66 Related Technologies Comparison with Data Wrapping
Same idea (providing a transparent interface to legacy systems) Data (data models and query languages) vs. services (procedures, functions) Comparison with other RPC Existing RPC (DCOM, RMI or CORBA) Same idea (interface, dynamic discovery, protocols) Interoperability problems DCOM: Microsoft RMI: Java Technical problems CORBA: very complex

67 Main Components/Actors
Directory Client Service Provider Description Application Web Discovery Publication Interaction

68 Three Main Components/Protocols
Publication and Discovery: UDDI Service Description: WSDL Messaging: SOAP Transport: HTTP, SMTP, FTP Three Main Components/Protocols UDDI (Universal Data Description Interface) Directory for recording and searching the description of Web services Provides a mechanism for clients to find Web services WSDL (Web Services Description Language) XML description of a Web service Defines services as collections of network endpoint or ports A port is defined by associating a network address with a binding (servers) A collection of ports defines a service SOAP (Simple Object Access Protocol) Is a message layout specification that defines a uniform ways of passing XML-encoded data Based on HTTP

69 Publication and Discovery: UDDI
Service Description: WSDL Messaging: SOAP Transport: HTTP, SMTP, FTP Directory Client Service Provider Description Application Web Discovery Publication Interaction UDDI WSDL SOAP

70 Basic Usage Scenario 2 http get 1 register WSDL file (manually)
(manual) Web service lookup Client Write client application Run client Directory (UDDI) Publish Web service 1 register WSDL file (manually) Web Service Provider 2 http get 3 WSDL file 4 SOAP request 5 SOAP response Run Server

71 Web Service Implementation
HTTP Server Web Service Provider SOAP Application Requestor (SOAP client) SOAP Message (HTTP transport) Application server (Web service-enabled) Provides implementation of services and exposes it through WSDL/SOAP (Wrapping) Implementation in Java, as EJB, as .NET(C#), etc. SOAP server Implements the SOAP protocol HTTP server Standard Web server SOAP client Implements the SOAP protocol on the client site

72 Web Service Classification
ebXML Rosetta Net Biztalk Communication and transport services W3C Recommendations SOAP, XML, Namespace Technical services Services for message publication and exchange Examples: WSDL, UDDI Business services Specific for an activity area Defined and used by a group of companies working on the same activity area Examples: ebXML, RosettaNet, BizTalk Enterprise Web Service Business Service SOAP TCP-IP-HTTP Technical Service WSDL UDDI BPML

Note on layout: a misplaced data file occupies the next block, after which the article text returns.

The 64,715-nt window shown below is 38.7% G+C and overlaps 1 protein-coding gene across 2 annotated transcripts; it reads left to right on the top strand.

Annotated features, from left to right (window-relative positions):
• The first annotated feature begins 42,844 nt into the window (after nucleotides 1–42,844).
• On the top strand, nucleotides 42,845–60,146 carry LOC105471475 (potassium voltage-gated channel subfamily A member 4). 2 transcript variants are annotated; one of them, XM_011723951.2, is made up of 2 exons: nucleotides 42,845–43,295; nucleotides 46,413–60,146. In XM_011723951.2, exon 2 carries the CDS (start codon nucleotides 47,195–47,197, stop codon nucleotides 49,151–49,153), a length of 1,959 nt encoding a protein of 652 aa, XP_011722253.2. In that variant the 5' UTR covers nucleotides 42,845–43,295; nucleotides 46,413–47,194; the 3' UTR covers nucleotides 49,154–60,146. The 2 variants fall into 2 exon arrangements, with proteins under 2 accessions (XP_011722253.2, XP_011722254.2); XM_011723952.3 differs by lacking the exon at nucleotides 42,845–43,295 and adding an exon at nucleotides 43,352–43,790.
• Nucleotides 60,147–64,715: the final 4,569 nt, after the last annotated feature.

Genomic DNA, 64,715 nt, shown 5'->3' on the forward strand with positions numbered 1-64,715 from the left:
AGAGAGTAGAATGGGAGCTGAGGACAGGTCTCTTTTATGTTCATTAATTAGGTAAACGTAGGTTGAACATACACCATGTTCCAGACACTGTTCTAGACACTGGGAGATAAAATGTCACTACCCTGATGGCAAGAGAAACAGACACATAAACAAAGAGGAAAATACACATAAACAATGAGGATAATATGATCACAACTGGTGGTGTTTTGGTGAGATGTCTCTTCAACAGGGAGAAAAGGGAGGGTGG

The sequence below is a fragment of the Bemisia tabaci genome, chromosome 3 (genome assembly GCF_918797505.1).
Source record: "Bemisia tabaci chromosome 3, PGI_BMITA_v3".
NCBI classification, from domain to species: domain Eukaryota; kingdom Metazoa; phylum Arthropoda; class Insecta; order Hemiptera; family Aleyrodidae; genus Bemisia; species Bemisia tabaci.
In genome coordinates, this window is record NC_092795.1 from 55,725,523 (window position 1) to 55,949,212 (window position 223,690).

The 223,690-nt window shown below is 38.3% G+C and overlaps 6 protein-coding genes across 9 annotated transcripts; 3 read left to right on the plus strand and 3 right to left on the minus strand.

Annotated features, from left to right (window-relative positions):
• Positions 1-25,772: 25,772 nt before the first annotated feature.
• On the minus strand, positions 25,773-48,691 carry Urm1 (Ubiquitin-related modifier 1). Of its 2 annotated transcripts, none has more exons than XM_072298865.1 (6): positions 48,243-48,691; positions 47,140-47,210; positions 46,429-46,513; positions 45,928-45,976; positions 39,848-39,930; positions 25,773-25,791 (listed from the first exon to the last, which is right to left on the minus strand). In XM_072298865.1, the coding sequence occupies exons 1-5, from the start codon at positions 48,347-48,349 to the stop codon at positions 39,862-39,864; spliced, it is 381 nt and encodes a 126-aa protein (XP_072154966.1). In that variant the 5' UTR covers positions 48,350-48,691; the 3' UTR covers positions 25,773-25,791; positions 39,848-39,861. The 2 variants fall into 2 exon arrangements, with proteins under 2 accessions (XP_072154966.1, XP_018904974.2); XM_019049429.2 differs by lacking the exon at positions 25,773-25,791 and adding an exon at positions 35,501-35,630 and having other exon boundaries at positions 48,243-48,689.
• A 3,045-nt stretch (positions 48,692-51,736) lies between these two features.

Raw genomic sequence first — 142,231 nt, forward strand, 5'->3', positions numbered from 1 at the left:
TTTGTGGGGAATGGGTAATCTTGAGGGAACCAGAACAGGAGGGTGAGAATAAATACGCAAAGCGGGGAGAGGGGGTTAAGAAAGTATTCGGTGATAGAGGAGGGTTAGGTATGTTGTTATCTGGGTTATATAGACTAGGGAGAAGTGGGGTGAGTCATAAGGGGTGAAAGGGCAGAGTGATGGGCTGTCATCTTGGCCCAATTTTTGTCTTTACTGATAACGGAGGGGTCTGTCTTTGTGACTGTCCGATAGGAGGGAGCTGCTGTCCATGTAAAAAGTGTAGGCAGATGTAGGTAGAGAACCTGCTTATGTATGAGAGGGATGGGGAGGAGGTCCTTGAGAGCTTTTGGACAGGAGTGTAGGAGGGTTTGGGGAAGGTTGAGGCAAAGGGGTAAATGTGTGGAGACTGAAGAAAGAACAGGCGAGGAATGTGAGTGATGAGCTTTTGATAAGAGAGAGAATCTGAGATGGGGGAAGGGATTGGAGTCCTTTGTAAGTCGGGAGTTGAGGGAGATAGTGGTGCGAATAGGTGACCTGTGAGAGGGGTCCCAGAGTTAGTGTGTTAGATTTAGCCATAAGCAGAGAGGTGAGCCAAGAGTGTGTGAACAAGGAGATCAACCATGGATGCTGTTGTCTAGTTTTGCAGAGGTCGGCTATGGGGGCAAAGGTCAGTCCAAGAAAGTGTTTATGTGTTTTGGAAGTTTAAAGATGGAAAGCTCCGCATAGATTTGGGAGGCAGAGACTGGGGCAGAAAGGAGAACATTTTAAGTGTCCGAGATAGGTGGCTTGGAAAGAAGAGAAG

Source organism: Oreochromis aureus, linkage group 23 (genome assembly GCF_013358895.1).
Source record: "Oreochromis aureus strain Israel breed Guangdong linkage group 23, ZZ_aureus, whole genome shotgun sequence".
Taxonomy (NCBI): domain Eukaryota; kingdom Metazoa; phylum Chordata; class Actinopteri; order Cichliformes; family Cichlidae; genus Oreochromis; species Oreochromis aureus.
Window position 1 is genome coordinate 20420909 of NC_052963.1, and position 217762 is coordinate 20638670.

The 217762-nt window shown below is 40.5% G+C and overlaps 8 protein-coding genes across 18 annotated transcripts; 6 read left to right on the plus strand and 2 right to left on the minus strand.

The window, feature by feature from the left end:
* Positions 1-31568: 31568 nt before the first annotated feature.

73 Web Service Examples Google http://www.google.com/apis/
Free but limited access

74 Web Service Examples Amazon Free but limited access
Free but limited access Search and management of Amazon products Access products Add products Customize presentations

75 Web Service Examples SellerEngine (http://www.sellerengine.com/)
Uses Amazon Web Services Brings Amazon data to a desktop in real time (create new listings and upload them to Amazon in seconds using a easy to use interface)

76

77 WS Protocols

78 Protocol: SOAP Simple Object Access Protocol
Communication protocol via Internet between applications: data exchange and data structures Format for sending messages Platform and language independent Based on XML Messages with two types of elements Pre-defined tags Application-specific tags Directory Client Service Provider Description Application Web Discovery Publication Interaction UDDI WSDL SOAP

79 Protocol: SOAP SOAP: Communication and Transport Services
SOAP document Envelop: message type and destination Data type: representation of data types Conventions for the RPC and for the result or error sending Rules for the SOAP transport on HTTP Transport SOAP HTTP TCP/IP POST: … Host: … Content-type: … Content-length: … <Envelope> <Body> </Body> </Envelope> Message depends on Web services

80 Protocol: WSDL Web Services Description Language
XML-based language for describing Web services and how to access them Specification of the location of the service Specification of the operations (or methods) the service exposes Directory Client Service Provider Description Application Web Discovery Publication Interaction UDDI WSDL SOAP

81 Protocol: WSDL Description of Web Services in XML format
Abstract description of operations and their parameters (messages) Concrete description Binding to a concrete network protocol (SOAP) Specification of endpoints for accessing the service Types: structure of messages Abstract Messages: used by operations Binding: concrete protocol Concrete Service: collection of related ports Ports: Binding and a network address

82 Protocol: UDDI Universal Description, Discovery and Integration
Directory service where businesses can register and search for Web services (described in WSDL) Communication via SOAP Directory Client Service Provider Description Application Web Discovery Publication Interaction UDDI WSDL SOAP

83 Protocol: UDDI UDDI Support
UDDI is a cross-industry effort driven by all major platform and software providers like Dell, Fujitsu, HP, Hitachi, IBM, Intel, Microsoft, Oracle, SAP, and Sun, as well as a large community of marketplace operators, and e-business leaders Over 220 companies are members of the UDDI community Microsoft (uddi.microsoft.com) IBM (ibm.com/services/uddi) HP (uddi.hp.com) SAP (udditest.sap.com)

84 Example: Flight Reservation
If the industry published an UDDI standard for flight rate checking and reservation, airlines could register their services into an UDDI directory Travel agencies could then search the UDDI directory to find the airline's reservation interface When the interface is found, the travel agency can communicate with the service immediately because it uses a well-defined reservation interface

85 Microsoft’s UDDI uddi.microsoft.com Search Results Search of a
Web Service: Xmethods Search Results

86 Microsoft’s UDDI Description of the selected service
Returns book price from Barnes and Noble online store, given ISBN

87 Microsoft’s UDDI WSDL Description of the Web service

88 Service Development Two main technologies Java (EJB server) .NET